And I love them both and they’re never shut up selves with all my heart. I really hope we have another kid (but fingers crossed for an introvert like me that just wants to sit quietly and read). Things change with the years, it’s a relatively short period of life that they even care to be with you all the time. It’s just a season of your life. It’s no picnic, but I’d make no trades.

      And pro-tip for birthday parties: send regrets immediately. Be the first. I’ll go if I like the kid or parent. It really doesn’t matter.

    • I am an INFJ, my husband is an extrovert.

      Becoming a mother has, as expected, radically changed our lifestyle. Before the baby, hubby constantly wanted to go out, travel here/there, try this restaurant, do this or that. Since baby, we spend way more time at home and I’m loving it. It’s too much hassle to get the baby ready, go out, have him go bonkers, box up the meal, come home, etc.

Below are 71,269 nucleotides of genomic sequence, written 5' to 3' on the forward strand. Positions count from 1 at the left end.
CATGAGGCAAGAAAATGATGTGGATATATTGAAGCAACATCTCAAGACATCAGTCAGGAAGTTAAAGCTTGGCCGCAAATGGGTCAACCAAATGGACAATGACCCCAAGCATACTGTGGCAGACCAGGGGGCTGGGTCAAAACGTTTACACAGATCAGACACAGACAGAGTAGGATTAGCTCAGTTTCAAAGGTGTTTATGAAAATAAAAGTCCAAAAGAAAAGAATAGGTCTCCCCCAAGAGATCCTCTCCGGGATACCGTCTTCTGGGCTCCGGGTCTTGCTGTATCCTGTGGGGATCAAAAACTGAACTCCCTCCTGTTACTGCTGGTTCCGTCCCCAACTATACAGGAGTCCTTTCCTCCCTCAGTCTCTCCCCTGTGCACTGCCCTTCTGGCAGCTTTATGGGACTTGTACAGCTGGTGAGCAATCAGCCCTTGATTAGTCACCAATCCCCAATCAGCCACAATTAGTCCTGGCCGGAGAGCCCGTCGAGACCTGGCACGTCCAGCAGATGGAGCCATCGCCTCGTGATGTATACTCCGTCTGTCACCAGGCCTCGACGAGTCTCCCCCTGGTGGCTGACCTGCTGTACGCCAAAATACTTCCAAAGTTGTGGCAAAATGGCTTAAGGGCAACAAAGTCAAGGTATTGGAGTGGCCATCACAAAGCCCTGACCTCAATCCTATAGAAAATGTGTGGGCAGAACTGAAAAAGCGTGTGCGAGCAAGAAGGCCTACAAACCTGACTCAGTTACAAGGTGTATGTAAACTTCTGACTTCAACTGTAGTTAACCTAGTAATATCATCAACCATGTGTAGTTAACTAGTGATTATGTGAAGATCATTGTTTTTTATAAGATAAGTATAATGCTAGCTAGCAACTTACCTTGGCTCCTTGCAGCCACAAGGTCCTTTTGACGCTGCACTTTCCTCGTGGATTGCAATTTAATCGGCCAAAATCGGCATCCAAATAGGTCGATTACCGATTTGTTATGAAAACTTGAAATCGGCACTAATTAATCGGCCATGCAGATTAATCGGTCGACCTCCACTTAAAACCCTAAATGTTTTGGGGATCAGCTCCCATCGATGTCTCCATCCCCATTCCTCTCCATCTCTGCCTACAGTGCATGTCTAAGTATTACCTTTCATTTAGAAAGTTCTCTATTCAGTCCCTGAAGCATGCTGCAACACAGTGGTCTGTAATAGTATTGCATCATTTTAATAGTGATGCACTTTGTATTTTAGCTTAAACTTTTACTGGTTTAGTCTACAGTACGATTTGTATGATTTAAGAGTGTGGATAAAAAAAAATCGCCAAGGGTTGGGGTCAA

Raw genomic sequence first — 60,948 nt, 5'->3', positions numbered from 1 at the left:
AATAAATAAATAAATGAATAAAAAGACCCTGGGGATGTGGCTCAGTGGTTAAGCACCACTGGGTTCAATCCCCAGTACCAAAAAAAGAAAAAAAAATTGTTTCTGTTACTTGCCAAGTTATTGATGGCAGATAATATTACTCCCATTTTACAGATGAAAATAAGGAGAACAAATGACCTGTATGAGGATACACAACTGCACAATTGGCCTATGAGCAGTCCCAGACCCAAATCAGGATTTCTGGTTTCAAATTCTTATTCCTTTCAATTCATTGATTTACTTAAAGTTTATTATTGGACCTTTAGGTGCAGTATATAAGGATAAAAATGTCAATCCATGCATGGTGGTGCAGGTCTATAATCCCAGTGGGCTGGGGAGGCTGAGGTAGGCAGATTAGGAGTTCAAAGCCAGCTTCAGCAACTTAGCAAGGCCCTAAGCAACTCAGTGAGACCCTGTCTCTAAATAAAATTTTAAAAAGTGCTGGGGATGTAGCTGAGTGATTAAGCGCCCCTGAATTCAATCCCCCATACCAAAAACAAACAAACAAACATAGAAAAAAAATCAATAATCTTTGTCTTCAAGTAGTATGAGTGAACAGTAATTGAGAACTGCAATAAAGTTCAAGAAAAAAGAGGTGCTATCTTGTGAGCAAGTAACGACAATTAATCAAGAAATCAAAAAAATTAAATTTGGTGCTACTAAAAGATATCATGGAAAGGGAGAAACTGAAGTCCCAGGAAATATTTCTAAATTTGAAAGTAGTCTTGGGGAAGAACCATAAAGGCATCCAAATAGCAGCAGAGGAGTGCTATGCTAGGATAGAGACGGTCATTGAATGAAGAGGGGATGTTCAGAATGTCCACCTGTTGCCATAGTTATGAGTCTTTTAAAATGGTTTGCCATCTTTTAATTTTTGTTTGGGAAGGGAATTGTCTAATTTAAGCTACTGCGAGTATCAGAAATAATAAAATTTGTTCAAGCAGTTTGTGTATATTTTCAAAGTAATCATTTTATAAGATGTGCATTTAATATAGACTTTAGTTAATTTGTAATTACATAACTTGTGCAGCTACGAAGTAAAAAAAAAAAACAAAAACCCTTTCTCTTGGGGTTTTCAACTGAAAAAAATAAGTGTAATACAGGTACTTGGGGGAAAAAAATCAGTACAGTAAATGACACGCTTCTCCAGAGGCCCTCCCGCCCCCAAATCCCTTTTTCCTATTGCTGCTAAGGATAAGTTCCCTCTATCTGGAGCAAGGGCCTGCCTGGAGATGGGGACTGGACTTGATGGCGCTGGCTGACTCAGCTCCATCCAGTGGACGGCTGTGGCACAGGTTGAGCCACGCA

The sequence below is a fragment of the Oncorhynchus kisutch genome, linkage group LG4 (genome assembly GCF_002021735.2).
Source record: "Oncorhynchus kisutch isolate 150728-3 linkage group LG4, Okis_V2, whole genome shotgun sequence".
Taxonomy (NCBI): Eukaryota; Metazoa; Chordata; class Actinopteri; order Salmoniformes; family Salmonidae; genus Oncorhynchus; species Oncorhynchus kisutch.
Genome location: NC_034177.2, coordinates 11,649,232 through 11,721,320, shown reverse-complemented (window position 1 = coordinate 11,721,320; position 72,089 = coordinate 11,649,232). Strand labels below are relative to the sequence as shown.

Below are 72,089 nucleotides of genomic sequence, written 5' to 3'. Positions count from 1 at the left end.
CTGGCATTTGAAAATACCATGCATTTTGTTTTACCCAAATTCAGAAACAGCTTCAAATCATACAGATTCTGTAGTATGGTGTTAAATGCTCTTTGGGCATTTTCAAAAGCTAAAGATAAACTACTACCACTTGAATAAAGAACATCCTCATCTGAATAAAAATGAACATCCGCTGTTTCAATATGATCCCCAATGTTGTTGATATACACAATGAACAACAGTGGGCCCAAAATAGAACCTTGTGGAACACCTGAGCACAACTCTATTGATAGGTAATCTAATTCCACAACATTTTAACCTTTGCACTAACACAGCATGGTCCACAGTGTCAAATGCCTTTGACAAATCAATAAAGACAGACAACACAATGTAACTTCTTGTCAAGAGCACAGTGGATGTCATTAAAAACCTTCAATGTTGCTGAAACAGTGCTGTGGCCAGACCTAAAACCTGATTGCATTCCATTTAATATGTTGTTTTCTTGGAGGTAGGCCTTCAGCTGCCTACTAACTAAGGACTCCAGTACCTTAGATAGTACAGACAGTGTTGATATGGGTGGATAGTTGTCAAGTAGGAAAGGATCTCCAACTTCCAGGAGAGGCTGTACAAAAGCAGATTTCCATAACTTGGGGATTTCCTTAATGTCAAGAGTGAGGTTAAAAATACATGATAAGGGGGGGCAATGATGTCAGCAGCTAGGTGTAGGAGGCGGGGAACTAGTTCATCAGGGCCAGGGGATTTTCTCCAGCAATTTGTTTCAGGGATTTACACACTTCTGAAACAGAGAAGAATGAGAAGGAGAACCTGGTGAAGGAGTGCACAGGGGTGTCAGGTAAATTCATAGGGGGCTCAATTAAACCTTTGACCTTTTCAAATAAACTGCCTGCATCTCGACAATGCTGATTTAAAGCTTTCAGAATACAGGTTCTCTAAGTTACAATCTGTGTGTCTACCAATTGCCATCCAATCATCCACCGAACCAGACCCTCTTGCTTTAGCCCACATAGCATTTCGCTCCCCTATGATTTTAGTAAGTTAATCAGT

I’m still trying to figure out how to best manage working and childcare so that I have enough downtime. I work as a physician and love my job, but the nonstop interactions (often emotionally charged, or the conversations are about difficult topics) leave me exhausted and I need time to regroup/recharge when I get home before making bottles. I’ve accepted this about my personality and have the babysitter stay an extra hour and a half after I get home. It’s made a big difference.

      Sleep training was also important to me. I need my space and sleep or I don’t function well. We started at 5 weeks and baby sleeps throughout the night.

      So my experience is that having baby has made my life have more meaningful and I feel more content. But it has required a conscious effort on my part and lots of understanding on my husband’s part to make sure there’s a balance and that it’s not just work/parenting/housework/work.